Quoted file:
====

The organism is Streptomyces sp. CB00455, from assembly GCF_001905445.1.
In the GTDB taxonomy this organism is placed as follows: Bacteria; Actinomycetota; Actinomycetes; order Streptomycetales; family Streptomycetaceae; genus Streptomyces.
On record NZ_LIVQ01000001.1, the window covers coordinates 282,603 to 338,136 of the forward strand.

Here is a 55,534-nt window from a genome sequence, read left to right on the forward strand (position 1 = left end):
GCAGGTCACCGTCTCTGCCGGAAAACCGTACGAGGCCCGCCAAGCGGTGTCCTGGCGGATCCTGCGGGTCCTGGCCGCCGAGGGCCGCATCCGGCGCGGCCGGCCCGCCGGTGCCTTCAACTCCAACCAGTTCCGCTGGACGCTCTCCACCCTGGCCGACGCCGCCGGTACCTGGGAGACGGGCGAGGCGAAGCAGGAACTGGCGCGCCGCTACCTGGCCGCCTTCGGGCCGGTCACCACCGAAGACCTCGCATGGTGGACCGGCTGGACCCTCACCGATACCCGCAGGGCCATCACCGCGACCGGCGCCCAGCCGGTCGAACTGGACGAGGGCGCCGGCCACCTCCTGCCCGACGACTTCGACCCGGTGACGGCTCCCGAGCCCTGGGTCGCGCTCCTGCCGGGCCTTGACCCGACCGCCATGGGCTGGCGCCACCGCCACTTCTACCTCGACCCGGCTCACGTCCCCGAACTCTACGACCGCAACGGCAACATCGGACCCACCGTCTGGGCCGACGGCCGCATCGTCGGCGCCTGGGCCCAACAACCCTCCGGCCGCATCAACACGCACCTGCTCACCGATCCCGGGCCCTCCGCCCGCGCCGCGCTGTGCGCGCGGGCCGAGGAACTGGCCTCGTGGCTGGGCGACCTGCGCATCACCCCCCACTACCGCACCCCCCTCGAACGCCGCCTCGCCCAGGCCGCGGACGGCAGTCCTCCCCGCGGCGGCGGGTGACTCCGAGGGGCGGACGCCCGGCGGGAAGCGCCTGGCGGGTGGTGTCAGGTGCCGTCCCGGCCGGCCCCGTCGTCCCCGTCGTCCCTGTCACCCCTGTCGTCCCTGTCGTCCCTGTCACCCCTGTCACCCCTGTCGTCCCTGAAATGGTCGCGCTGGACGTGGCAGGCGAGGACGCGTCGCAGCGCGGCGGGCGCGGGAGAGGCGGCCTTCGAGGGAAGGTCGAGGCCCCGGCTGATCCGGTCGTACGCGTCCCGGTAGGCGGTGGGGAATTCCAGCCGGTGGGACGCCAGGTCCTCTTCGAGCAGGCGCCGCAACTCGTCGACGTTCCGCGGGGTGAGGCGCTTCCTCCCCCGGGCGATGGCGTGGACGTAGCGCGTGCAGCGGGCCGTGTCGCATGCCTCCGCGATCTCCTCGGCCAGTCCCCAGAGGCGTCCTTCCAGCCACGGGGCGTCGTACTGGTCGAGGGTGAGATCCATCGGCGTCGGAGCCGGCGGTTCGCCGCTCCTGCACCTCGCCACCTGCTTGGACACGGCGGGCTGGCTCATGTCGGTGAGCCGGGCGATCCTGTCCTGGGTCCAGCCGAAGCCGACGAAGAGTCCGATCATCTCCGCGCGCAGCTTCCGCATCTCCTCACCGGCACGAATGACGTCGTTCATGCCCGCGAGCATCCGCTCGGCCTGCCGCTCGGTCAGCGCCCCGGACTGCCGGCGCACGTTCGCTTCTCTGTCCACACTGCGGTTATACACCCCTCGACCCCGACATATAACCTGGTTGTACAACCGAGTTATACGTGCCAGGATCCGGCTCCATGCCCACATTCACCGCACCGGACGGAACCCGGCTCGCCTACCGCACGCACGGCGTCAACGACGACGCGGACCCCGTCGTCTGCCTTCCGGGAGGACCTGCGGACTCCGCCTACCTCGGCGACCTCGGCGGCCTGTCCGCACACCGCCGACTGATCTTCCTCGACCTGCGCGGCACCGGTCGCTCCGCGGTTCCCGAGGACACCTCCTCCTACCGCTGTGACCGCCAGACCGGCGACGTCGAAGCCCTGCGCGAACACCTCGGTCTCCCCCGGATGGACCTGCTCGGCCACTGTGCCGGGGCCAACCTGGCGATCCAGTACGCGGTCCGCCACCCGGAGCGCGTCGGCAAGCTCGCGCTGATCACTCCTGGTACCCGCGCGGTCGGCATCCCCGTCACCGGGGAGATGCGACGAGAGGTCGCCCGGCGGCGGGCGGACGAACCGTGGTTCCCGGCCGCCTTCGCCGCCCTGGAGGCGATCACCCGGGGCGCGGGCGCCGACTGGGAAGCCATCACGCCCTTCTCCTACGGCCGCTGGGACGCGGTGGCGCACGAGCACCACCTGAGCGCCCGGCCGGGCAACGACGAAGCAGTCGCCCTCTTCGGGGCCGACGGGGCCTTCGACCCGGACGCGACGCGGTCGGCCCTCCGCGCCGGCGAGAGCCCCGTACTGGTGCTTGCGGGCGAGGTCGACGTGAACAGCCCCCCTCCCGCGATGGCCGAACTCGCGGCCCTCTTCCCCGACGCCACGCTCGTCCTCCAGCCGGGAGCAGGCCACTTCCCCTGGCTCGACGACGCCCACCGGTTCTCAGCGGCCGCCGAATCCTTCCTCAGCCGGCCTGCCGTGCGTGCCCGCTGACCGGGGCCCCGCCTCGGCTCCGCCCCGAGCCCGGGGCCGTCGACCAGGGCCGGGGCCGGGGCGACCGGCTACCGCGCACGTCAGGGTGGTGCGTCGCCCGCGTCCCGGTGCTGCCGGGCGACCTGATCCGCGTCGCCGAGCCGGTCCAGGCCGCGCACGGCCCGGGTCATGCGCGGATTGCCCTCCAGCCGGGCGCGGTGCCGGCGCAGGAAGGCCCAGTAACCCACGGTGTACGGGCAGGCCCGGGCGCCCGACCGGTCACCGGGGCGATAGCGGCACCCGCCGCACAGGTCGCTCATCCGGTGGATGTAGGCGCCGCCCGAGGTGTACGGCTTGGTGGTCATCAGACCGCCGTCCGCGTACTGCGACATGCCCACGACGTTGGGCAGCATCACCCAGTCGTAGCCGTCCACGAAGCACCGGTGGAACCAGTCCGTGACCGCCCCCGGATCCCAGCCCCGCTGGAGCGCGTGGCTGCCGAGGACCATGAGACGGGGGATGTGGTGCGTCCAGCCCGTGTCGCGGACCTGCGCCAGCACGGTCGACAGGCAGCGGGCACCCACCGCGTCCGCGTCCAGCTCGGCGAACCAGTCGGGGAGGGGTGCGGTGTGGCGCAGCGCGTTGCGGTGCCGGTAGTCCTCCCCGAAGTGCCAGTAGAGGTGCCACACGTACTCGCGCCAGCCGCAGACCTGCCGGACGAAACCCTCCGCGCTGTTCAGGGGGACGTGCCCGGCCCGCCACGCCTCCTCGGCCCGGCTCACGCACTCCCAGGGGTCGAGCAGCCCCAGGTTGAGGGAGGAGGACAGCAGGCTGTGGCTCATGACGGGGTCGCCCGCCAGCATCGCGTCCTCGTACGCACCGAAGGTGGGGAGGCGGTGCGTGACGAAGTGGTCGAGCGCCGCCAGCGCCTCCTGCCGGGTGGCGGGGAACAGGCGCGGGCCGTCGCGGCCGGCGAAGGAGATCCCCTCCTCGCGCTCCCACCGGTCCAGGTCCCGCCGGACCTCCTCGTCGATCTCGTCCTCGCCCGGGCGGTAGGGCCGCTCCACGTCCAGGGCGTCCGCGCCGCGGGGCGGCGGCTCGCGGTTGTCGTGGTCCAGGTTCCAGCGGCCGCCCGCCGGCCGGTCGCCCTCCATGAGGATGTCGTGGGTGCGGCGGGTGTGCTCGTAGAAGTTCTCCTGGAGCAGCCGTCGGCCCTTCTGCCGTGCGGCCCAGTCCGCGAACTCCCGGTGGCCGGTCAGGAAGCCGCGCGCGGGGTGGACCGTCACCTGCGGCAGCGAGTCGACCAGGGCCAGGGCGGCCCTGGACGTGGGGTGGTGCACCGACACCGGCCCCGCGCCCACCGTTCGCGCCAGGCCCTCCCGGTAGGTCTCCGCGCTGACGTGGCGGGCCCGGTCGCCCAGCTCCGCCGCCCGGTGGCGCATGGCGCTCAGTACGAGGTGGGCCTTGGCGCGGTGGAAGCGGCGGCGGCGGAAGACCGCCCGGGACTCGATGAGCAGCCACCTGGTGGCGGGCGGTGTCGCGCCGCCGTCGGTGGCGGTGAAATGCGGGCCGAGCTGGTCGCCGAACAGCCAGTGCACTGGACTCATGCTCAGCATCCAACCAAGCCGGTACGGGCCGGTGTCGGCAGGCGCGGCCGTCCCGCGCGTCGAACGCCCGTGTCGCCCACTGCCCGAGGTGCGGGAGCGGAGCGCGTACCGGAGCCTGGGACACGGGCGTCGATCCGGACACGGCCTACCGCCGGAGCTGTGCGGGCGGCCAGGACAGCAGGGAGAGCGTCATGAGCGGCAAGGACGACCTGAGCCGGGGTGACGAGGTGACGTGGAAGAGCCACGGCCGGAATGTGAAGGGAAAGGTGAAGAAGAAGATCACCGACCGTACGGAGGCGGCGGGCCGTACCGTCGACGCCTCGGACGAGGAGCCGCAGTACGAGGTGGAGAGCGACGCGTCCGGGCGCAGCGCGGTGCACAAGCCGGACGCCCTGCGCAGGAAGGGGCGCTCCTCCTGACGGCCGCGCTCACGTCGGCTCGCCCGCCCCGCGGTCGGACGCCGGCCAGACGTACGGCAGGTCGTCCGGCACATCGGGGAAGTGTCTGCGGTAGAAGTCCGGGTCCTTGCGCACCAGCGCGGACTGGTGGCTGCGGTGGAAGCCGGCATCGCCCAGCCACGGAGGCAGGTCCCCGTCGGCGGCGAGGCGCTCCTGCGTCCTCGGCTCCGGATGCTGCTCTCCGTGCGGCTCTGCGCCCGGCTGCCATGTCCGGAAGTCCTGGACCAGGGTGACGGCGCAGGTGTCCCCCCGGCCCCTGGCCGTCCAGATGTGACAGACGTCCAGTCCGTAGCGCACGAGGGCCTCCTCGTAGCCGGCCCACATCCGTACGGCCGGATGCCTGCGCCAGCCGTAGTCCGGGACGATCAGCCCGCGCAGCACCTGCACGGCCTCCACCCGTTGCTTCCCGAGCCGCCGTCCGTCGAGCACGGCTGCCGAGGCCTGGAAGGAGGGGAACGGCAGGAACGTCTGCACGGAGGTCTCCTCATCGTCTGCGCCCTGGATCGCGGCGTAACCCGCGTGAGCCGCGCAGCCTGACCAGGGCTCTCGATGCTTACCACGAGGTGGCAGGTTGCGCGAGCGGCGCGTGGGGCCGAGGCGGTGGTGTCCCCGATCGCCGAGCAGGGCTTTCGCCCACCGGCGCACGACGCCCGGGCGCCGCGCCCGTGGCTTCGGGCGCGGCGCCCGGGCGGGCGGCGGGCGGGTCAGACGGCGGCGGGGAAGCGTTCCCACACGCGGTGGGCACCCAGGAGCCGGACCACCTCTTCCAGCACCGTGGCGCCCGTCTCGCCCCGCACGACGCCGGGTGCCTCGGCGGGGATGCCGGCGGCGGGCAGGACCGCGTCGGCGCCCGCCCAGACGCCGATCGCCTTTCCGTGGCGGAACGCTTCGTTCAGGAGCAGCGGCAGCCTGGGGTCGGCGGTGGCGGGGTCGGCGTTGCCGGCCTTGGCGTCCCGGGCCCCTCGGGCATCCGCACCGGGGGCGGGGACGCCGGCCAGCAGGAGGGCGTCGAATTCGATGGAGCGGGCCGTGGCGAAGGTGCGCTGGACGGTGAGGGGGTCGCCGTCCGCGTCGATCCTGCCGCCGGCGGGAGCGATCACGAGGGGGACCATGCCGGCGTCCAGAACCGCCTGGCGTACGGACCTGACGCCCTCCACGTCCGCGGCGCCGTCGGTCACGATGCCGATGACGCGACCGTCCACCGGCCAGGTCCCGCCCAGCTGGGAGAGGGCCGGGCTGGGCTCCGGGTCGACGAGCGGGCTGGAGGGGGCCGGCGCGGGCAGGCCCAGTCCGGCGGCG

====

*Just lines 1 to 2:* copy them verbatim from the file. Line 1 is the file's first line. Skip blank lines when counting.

The organism is Streptomyces sp. CB00455, from assembly GCF_001905445.1.
In the GTDB taxonomy this organism is placed as follows: Bacteria; Actinomycetota; Actinomycetes; order Streptomycetales; family Streptomycetaceae; genus Streptomyces.